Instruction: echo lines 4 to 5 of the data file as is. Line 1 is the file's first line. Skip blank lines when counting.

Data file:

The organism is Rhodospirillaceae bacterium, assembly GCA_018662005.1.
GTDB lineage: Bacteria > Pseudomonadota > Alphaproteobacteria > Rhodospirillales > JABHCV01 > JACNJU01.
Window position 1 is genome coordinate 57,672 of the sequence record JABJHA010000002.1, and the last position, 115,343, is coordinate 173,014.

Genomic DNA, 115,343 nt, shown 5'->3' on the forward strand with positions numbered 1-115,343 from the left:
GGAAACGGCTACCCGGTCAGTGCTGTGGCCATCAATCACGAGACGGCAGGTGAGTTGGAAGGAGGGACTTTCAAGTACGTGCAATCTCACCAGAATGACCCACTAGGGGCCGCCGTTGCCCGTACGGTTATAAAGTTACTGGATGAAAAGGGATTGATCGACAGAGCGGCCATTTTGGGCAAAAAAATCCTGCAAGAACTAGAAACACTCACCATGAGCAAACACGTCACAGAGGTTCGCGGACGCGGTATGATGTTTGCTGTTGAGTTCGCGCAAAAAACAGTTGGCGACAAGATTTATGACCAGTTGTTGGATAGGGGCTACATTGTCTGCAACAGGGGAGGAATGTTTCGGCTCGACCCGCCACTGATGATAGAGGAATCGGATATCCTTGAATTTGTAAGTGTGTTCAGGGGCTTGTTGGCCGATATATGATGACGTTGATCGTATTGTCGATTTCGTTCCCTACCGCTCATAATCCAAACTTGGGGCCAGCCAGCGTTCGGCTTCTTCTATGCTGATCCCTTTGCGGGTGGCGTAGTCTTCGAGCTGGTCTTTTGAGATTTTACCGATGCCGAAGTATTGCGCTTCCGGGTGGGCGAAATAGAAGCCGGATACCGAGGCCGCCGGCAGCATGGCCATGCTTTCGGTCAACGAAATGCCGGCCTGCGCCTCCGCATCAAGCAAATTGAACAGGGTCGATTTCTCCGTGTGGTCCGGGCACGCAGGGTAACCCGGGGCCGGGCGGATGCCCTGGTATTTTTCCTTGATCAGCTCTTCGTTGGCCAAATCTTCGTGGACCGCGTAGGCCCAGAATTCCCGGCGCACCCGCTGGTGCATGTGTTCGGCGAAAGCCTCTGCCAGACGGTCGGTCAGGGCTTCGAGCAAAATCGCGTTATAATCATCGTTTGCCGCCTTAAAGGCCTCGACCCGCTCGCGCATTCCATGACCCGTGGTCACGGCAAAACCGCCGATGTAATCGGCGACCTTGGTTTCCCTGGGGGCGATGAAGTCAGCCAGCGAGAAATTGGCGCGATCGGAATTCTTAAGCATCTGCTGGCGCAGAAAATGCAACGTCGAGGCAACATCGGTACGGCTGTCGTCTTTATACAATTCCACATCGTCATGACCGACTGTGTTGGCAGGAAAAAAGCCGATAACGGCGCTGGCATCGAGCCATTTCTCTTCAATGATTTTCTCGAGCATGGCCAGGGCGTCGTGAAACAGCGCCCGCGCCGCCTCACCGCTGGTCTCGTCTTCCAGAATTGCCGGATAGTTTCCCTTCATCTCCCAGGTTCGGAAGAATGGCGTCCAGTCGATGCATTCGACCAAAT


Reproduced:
Genomic DNA, 115,343 nt, shown 5'->3' on the forward strand with positions numbered 1-115,343 from the left:
GGAAACGGCTACCCGGTCAGTGCTGTGGCCATCAATCACGAGACGGCAGGTGAGTTGGAAGGAGGGACTTTCAAGTACGTGCAATCTCACCAGAATGACCCACTAGGGGCCGCCGTTGCCCGTACGGTTATAAAGTTACTGGATGAAAAGGGATTGATCGACAGAGCGGCCATTTTGGGCAAAAAAATCCTGCAAGAACTAGAAACACTCACCATGAGCAAACACGTCACAGAGGTTCGCGGACGCGGTATGATGTTTGCTGTTGAGTTCGCGCAAAAAACAGTTGGCGACAAGATTTATGACCAGTTGTTGGATAGGGGCTACATTGTCTGCAACAGGGGAGGAATGTTTCGGCTCGACCCGCCACTGATGATAGAGGAATCGGATATCCTTGAATTTGTAAGTGTGTTCAGGGGCTTGTTGGCCGATATATGATGACGTTGATCGTATTGTCGATTTCGTTCCCTACCGCTCATAATCCAAACTTGGGGCCAGCCAGCGTTCGGCTTCTTCTATGCTGATCCCTTTGCGGGTGGCGTAGTCTTCGAGCTGGTCTTTTGAGATTTTACCGATGCCGAAGTATTGCGCTTCCGGGTGGGCGAAATAGAAGCCGGATACCGAGGCCGCCGGCAGCATGGCCATGCTTTCGGTCAACGAAATGCCGGCCTGCGCCTCCGCATCAAGCAAATTGAACAGGGTCGATTTCTCCGTGTGGTCCGGGCACGCAGGGTAACCCGGGGCCGGGCGGATGCCCTGGTATTTTTCCTTGATCAGCTCTTCGTTGGCCAAATCTTCGTGGACCGCGTAGGCCCAGAATTCCCGGCGCACCCGCTGGTGCATGTGTTCGGCGAAAGCCTCTGCCAGACGGTCGGTCAGGGCTTCGAGCAAAATCGCGTTATAATCATCGTTTGCCGCCTTAAAGGCCTCGACCCGCTCGCGCATTCCATGACCCGTGGTCACGGCAAAACCGCCGATGTAATCGGCGACCTTGGTTTCCCTGGGGGCGATGAAGTCAGCCAGCGAGAAATTGGCGCGATCGGAATTCTTAAGCATCTGCTGGCGCAGAAAATGCAACGTCGAGGCAACATCGGTACGGCTGTCGTCTTTATACAATTCCACATCGTCATGACCGACTGTGTTGGCAGGAAAAAAGCCGATAACGGCGCTGGCATCGAGCCATTTCTCTTCAATGATTTTCTCGAGCATGGCCAGGGCGTCGTGAAACAGCGCCCGCGCCGCCTCACCGCTGGTCTCGTCTTCCAGAATTGCCGGATAGTTTCCCTTCATCTCCCAGGTTCGGAAGAATGGCGTCCAGTCGATGCATTCGACCAAAT